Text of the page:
The main purpose of this dissertation is to critically analyse the duties of an estate agent in the sale of residential property under the Consumer Protection Act 68 of 2008 (CPA). To present a comprehensive analysis of the research, one has to look further than the CPA, to also include the consumer protection measures which existed prior to the CPA in terms of the Estate Agency Affairs Act 112 of 1976 (EAAA) and the common law, as it is clear that the CPA aims to include the rights of consumers as provided for in industry-specific legislation (section 2(9) of the CPA) and the common law (section 2(10) of the CPA) within the ambit of the CPA.
A structured modus operandi includes an analysis of the provisions of section 5 of the CPA which clarifies the circumstances under which the CPA will apply, an investigative summary of the statutory duties imposed on the estate agent under the EAAA, an analysis of the common law duties imposed on the estate agent, a critical analysis of the duties imposed on an estate agent under section 19 and section 54 of the CPA and a conclusion of the research to critically answer the question: What are the duties of the estate agent in the sale of residential property under the CPA?
The research clearly illustrates that the intervention of the CPA brought about an important amendment of the common law, with the provisions of section 19(2)(a) and section 54(1) of the CPA importing terms to the agreement between the seller and the estate agent for the sale of the seller’s residential property that impose duties on the estate agent in the sale of residential property, which are not otherwise provided for under common law.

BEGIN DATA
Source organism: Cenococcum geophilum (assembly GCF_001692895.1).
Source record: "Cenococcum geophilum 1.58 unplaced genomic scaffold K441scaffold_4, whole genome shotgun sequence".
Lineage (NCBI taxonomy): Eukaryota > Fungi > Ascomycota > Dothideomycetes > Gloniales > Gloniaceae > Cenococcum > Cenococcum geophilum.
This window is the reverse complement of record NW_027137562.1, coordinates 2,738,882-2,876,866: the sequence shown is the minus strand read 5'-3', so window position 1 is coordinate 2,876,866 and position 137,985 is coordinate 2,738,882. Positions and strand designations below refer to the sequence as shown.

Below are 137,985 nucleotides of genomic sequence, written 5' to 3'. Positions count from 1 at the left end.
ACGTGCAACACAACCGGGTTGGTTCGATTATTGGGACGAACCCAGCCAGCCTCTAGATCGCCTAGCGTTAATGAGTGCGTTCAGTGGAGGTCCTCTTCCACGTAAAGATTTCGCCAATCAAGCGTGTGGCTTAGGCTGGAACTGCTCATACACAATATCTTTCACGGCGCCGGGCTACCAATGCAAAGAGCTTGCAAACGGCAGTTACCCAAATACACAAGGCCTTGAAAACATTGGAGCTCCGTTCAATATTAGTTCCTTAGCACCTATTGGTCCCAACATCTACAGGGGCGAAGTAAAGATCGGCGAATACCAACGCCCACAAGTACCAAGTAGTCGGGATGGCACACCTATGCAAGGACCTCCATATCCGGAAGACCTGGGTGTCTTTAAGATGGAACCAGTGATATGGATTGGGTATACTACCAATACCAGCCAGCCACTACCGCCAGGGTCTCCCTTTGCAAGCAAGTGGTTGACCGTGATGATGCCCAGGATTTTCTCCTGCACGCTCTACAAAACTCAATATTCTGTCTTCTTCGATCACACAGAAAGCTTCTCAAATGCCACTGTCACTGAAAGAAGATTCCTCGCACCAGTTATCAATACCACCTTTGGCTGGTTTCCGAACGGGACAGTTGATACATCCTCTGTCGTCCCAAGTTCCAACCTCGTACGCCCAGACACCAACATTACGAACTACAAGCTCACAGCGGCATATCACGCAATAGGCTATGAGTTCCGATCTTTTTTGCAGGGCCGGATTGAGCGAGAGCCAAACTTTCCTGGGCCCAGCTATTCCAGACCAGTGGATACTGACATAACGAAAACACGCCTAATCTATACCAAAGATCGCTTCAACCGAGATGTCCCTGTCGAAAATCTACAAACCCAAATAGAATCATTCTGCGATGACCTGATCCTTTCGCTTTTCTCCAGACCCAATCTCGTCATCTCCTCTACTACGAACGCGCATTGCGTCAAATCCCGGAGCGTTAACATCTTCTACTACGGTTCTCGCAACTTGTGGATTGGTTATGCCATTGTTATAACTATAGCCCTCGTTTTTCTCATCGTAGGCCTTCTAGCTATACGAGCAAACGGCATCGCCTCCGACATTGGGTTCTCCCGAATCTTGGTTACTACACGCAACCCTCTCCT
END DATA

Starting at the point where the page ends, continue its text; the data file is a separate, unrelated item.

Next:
In order to present a logical conclusion and recommendations, the problematic application of the seller’s remedies under section 19(6) and section 54(2) of the CPA are disseminated in the research. A critical discussion on this aspect, supports and emphasises the importance of developing the common law as provided for under section 4(2)(a) of the CPA, to include terms to the specific type of agreement between the seller and the estate agent for the sale of the seller’s residential property, which impose duties on the estate agent as provided for in the CPA. Not only will this bring certainty in respect of the duties imposed on the estate agent in the sale of residential property, but will ultimately also guarantee the seller’s common law rights, to cancel the agreement with the estate agent and to institute a claim for damages suffered as a result of the estate agent who sells the seller’s residential property in breach of the duties imposed on the estate agent under the CPA, which are preserved under section 2(10) of the CPA.
It is also important to acknowledge that the Property Practitioners Act 22 of 2019 (PPA), which was signed into law by the President of the Republic of South Africa on 2 October 2019 replaces the EAAA. Although a comprehensive analysis of the duties imposed on the property practitioner under the PPA falls outside the scope of this research, mention must be made of the implications of including statutory regulation of property practitioners from a consumer protection perspective, outside the scope of the CPA.
Mini Dissertation (LLM)--University of Pretoria, 2019.